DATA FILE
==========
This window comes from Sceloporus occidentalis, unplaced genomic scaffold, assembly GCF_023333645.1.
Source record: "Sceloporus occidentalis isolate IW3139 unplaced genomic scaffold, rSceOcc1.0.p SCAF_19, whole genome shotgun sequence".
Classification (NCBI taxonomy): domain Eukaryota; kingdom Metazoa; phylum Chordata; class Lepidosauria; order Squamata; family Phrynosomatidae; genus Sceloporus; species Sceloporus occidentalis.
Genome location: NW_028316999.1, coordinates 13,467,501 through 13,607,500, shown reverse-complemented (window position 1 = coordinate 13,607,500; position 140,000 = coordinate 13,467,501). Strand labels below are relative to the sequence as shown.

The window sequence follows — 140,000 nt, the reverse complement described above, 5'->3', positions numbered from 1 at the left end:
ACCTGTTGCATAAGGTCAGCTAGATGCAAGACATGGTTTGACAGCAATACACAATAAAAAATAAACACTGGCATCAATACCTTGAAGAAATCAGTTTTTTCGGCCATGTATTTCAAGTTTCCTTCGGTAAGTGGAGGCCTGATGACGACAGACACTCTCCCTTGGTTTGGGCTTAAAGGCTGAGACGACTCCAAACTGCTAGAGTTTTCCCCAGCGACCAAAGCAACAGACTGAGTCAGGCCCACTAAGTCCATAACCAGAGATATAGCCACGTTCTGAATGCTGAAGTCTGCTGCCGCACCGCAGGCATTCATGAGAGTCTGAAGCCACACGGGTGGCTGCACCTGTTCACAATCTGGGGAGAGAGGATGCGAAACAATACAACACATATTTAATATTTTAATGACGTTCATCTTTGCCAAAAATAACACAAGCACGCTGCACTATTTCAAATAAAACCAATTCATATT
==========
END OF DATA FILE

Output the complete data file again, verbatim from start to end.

This window comes from Sceloporus occidentalis, unplaced genomic scaffold, assembly GCF_023333645.1.
Source record: "Sceloporus occidentalis isolate IW3139 unplaced genomic scaffold, rSceOcc1.0.p SCAF_19, whole genome shotgun sequence".
Classification (NCBI taxonomy): domain Eukaryota; kingdom Metazoa; phylum Chordata; class Lepidosauria; order Squamata; family Phrynosomatidae; genus Sceloporus; species Sceloporus occidentalis.
Genome location: NW_028316999.1, coordinates 13,467,501 through 13,607,500, shown reverse-complemented (window position 1 = coordinate 13,607,500; position 140,000 = coordinate 13,467,501). Strand labels below are relative to the sequence as shown.

The window sequence follows — 140,000 nt, the reverse complement described above, 5'->3', positions numbered from 1 at the left end:
ACCTGTTGCATAAGGTCAGCTAGATGCAAGACATGGTTTGACAGCAATACACAATAAAAAATAAACACTGGCATCAATACCTTGAAGAAATCAGTTTTTTCGGCCATGTATTTCAAGTTTCCTTCGGTAAGTGGAGGCCTGATGACGACAGACACTCTCCCTTGGTTTGGGCTTAAAGGCTGAGACGACTCCAAACTGCTAGAGTTTTCCCCAGCGACCAAAGCAACAGACTGAGTCAGGCCCACTAAGTCCATAACCAGAGATATAGCCACGTTCTGAATGCTGAAGTCTGCTGCCGCACCGCAGGCATTCATGAGAGTCTGAAGCCACACGGGTGGCTGCACCTGTTCACAATCTGGGGAGAGAGGATGCGAAACAATACAACACATATTTAATATTTTAATGACGTTCATCTTTGCCAAAAATAACACAAGCACGCTGCACTATTTCAAATAAAACCAATTCATATT